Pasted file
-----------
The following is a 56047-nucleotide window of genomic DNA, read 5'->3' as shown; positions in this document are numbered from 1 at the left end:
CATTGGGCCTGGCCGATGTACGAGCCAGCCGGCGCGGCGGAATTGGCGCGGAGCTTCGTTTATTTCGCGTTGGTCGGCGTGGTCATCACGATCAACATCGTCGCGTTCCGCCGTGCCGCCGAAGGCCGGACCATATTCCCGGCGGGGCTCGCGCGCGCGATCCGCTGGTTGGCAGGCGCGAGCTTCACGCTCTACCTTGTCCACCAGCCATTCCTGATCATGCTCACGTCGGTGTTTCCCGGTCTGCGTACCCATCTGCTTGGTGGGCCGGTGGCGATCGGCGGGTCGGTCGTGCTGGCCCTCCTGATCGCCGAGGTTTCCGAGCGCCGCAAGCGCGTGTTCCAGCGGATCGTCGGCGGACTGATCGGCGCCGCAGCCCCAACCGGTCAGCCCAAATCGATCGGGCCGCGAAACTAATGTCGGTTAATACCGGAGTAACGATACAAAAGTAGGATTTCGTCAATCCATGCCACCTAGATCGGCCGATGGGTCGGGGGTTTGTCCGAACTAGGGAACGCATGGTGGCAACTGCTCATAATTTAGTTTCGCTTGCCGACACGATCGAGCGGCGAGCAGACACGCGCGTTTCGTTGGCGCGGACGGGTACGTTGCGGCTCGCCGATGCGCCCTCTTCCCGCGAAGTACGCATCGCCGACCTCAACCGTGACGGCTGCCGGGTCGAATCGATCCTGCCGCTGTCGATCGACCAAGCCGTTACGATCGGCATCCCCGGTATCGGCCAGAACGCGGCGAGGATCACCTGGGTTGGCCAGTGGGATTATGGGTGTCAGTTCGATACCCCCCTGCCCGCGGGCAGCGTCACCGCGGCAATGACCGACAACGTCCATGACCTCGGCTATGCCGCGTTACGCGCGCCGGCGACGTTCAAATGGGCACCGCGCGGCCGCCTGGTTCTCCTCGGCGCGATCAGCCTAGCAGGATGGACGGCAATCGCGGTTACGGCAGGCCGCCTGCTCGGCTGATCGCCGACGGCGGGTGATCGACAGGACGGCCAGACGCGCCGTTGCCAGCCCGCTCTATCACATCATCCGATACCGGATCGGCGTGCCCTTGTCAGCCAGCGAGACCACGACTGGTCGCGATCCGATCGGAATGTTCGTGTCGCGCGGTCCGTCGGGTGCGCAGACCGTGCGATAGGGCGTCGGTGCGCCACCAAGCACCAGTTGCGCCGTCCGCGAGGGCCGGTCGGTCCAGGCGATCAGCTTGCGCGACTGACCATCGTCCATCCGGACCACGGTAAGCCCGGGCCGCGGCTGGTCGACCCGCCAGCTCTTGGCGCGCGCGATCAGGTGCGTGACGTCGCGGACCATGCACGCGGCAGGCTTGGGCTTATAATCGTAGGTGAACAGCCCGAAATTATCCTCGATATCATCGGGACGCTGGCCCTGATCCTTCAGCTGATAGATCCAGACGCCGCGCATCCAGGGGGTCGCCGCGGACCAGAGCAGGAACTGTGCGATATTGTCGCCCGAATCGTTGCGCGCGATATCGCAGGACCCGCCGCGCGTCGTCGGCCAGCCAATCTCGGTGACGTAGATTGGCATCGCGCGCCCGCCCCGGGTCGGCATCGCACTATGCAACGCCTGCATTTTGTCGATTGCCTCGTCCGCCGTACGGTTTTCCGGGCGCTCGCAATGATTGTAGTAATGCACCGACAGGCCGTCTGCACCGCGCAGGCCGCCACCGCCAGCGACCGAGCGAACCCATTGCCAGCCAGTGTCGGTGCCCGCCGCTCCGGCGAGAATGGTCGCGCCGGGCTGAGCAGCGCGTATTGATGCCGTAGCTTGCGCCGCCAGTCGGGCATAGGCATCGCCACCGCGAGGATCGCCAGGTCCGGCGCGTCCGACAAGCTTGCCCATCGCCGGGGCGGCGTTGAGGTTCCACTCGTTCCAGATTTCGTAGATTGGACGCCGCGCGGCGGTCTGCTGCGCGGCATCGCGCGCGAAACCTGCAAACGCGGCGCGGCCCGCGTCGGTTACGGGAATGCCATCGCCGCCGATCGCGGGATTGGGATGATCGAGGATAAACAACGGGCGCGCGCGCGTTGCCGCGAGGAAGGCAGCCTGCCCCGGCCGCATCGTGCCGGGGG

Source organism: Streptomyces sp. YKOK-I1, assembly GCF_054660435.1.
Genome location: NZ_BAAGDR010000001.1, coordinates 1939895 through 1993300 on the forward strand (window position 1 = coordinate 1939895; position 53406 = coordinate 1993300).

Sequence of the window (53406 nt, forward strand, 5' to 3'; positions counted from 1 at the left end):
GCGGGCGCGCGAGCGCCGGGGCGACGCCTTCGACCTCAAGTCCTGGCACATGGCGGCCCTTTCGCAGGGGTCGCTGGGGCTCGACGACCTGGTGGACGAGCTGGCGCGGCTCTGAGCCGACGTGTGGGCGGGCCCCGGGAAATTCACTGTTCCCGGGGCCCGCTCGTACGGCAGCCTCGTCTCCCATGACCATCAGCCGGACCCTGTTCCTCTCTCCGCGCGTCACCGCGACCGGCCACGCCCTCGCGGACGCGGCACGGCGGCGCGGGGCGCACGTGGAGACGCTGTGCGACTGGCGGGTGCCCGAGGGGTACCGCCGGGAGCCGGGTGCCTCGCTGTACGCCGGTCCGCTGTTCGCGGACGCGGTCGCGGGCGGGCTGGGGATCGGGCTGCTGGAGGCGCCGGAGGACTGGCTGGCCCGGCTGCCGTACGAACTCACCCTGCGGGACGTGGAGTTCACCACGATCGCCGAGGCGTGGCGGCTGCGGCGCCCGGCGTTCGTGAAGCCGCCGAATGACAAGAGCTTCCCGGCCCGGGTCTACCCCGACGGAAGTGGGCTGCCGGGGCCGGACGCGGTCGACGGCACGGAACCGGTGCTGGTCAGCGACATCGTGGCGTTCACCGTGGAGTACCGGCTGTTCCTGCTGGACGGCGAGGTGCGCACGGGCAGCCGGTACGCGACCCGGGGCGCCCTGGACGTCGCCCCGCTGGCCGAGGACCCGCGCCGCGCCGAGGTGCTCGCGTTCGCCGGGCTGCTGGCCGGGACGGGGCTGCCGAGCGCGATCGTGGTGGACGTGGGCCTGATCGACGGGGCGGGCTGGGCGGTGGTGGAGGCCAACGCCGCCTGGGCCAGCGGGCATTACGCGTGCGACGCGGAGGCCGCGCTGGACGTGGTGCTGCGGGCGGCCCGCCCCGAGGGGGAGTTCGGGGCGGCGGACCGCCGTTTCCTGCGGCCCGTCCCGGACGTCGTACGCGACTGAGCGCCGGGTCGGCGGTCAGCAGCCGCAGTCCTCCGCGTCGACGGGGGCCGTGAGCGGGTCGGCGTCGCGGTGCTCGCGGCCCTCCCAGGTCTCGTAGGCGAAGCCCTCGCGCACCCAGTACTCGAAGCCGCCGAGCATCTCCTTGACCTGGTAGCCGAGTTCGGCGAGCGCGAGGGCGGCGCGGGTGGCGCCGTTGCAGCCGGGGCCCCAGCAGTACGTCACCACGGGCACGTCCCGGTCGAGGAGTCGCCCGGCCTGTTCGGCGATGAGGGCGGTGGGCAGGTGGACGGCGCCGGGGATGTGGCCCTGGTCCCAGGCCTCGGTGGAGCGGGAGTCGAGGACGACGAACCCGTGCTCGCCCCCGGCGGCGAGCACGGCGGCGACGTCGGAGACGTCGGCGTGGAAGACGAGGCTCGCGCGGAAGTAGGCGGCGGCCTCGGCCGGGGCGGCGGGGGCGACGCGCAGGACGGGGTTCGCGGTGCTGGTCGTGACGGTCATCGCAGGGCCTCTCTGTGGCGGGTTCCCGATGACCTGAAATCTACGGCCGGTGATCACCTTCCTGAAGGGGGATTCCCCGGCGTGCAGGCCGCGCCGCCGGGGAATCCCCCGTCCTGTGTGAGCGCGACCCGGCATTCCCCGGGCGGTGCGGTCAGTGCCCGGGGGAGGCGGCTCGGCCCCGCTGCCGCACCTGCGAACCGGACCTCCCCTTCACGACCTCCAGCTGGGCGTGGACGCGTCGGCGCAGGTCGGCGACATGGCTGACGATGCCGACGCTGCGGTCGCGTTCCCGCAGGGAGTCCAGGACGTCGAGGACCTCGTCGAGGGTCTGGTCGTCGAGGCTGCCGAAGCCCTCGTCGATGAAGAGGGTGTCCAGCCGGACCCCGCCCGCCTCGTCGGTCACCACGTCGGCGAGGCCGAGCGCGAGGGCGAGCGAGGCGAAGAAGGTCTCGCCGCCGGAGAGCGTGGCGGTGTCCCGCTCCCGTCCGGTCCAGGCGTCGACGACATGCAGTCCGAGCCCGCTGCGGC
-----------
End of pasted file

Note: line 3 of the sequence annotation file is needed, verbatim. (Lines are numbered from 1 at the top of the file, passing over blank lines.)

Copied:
Source organism: Streptomyces sp. YKOK-I1, assembly GCF_054660435.1.